Every November, people with diabetes, health care professionals, and patient organizations across the United States take part in National Diabetes Month. The event is to raise awareness of diabetes, and the impact it has on millions of Americans.

National Diabetes Month is important as more than 29 million Americans have diabetes, yet 1 in 4 of these people are unaware that they have the condition.

In 2017, the theme for National Diabetes Month is Managing Diabetes - It's Not Easy, But It's Worth It.

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The theme for 2017 serves to remind people with diabetes that although managing the condition is difficult, they're not alone.

The National Institute of Diabetes and Digestive Kidney Diseases (NIDDK) explain that 2017's theme highlights the importance of managing diabetes to prevent diabetes-related health problems.

For example, people with diabetes are twice as likely to have a stroke or get heart disease compared with people who do not have diabetes. They are also more likely to develop these conditions at an earlier age than people without diabetes.

People with diabetes are at increased risk of kidney problems because high blood sugar levels can damage the kidneys over time. This damage can occur long before a person starts to experience any obvious symptoms.

Diabetes can cause damage to the nerves and blood vessels, leading to serious, difficult-to-treat infections, particularly in the feet. In some cases, amputation may be needed to stop the infection spreading to other parts of the body. Damage that diabetes causes to blood vessels in the retina can also lead to vision problems and even blindness.

The NIDDK say that the theme of National Diabetes Month for 2017 is to remind people who may be struggling with managing diabetes that they are not alone.

National Diabetes Month is an opportunity to raise awareness about the risk factors for diabetes, and to encourage people to make lifestyle changes. This is important because people who are at high risk for type 2 diabetes can cut their risk in half by eating healthful foods, increasing physical activity, and losing weight.

A good way to engage with National Diabetes Month is to encourage people in the community to get their blood pressure and cholesterol levels checked regularly. It is also a good opportunity to ask their doctor about their diabetes risk.

For people who already have diabetes, National Diabetes Month is a good way to "put care on the calendar." For instance, the Centers for Disease Control and Prevention (CDC) recommend that people with diabetes should schedule annual cholesterol and kidney function tests, podiatrist and eye doctor visits, and a flu shot. National Diabetes Month could serve as a reminder of the importance of these.

The U.S. Department of Health and Human Sciences (HHS) suggest the following activities could help support the message of National Diabetes Month:

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One way to raise awareness and help people struggling with diabetes is to host a diabetes-friendly cooking class.
  • Host a diabetes prevention party at your local gym. Gym staff could teach a free class, host demonstrations, or give away gym passes.
  • Give a presentation on how to prevent type 2 diabetes at your local church or community center's next health event.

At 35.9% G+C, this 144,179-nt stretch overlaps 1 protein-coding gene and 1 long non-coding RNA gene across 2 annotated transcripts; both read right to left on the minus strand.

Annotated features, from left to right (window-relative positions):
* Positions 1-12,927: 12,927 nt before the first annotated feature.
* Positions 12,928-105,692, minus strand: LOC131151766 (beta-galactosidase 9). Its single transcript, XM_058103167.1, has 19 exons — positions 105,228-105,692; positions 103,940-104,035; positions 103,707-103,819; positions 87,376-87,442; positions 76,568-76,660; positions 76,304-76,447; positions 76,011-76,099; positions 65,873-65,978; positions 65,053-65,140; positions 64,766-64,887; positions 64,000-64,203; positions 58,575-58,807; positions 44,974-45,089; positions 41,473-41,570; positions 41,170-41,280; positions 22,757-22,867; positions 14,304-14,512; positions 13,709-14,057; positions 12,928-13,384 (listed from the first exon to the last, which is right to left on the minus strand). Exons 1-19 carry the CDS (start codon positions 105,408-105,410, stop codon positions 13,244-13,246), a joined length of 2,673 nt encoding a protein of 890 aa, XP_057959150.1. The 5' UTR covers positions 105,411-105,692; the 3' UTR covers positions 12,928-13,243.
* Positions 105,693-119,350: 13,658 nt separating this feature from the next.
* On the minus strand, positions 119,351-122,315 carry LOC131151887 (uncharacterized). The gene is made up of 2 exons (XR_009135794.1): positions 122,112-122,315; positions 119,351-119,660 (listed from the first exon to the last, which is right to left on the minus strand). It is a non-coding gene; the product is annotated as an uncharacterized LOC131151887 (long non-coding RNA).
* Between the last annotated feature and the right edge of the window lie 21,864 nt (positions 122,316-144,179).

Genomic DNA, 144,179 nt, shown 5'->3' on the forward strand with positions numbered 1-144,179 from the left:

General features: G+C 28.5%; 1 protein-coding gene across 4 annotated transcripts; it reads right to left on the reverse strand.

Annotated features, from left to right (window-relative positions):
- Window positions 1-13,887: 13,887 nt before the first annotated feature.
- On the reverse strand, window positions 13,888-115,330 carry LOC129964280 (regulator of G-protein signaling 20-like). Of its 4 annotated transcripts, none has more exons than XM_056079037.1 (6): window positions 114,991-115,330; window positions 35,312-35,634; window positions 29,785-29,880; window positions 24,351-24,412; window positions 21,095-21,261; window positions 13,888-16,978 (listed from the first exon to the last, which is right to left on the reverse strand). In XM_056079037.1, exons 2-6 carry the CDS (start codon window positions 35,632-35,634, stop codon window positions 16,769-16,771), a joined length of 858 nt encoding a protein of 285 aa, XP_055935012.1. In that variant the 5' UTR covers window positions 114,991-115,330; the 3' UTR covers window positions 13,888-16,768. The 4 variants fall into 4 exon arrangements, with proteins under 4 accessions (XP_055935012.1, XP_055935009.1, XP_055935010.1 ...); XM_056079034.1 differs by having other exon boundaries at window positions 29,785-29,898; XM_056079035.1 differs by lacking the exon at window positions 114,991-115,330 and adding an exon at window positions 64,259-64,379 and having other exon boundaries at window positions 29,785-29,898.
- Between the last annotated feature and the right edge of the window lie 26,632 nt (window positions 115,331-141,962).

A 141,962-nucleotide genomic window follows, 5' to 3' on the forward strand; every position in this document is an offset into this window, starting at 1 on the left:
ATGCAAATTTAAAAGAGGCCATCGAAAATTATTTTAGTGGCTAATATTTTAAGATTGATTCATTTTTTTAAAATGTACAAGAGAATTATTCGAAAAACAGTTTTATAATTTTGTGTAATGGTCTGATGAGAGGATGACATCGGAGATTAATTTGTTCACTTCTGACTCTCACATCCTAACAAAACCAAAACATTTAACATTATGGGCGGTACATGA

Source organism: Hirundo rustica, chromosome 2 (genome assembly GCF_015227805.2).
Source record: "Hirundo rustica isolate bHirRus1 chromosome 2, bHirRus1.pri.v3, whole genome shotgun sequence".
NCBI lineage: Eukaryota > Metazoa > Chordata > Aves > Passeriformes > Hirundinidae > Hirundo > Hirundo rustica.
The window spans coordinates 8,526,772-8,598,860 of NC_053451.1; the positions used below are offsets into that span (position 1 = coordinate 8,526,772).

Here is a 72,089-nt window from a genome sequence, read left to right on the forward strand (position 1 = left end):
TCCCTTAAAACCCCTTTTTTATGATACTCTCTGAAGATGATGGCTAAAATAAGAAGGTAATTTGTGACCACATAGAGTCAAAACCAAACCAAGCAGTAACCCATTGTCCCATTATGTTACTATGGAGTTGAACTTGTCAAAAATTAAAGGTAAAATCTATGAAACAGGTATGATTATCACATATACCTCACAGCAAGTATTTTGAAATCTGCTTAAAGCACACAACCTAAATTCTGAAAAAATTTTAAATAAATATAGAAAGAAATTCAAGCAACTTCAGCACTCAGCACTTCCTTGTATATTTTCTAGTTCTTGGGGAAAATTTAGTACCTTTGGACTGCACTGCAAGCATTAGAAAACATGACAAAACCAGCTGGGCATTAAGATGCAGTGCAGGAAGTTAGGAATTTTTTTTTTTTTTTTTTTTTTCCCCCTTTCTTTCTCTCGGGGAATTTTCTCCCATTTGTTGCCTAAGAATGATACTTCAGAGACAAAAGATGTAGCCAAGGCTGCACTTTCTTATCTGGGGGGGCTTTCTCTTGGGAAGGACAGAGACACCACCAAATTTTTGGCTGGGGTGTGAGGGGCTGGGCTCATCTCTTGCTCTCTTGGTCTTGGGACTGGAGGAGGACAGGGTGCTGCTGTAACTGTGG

• Involve local nutritionists in a class on how to cook diabetes-friendly recipes.
  • Encourage your colleagues or employees to be more active by organizing lunchtime walks or similar.

The HHS also supplies a range of pre-written Tweets that can be shared on Twitter during National Diabetes Month, and which link to helpful diabetes resources. These include:

Also occurring in November - on the 14th of the month, every year - is World Diabetes Day, which is coordinated by the International Diabetes Federation.

World Diabetes Day is observed by people across the globe, and a range of diabetes-related activities and events are typically scheduled for that date. These include meetings, lectures, sporting events, television and radio programs, flyer and poster campaigns, exhibitions, and conferences.

A high-profile tradition of World Diabetes Day is for famous buildings around the world to be illuminated by blue light, which is the international color for diabetes. Famous architectural landmarks that have participated in the past include the Sears Tower in Chicago, Illinois, the London Eye in the United Kingdom, and Brisbane City Hall in Australia.

Type 1 diabetes cannot be prevented. It is a condition that means the body is unable to make insulin, the hormone that regulates blood sugar. However, the other main type of diabetes, type 2 diabetes, can be prevented. This involves a person who is at high risk of developing type 2 diabetes making lifestyle and dietary changes.

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Diabetes awareness is essential to make sure more people do not develop type 2 diabetes, a preventable condition.

Around 9 out of 10 people with diabetes have type 2 diabetes, so diabetes prevention strategies and awareness campaigns are vital from a public health perspective.

Risk factors for type 2 diabetes include:

  • being overweight
  • being aged 45 years or older
  • having a close family member with type 2 diabetes
  • exercising less than 3 times a week
  • having had gestational diabetes, or giving birth to a baby weighing more than 9 pounds

Some people have a higher risk of developing type 2 diabetes due to racial and ethnic factors. These include African Americans, Hispanic Americans, Native Americans, Pacific Islanders, and some Asian Americans.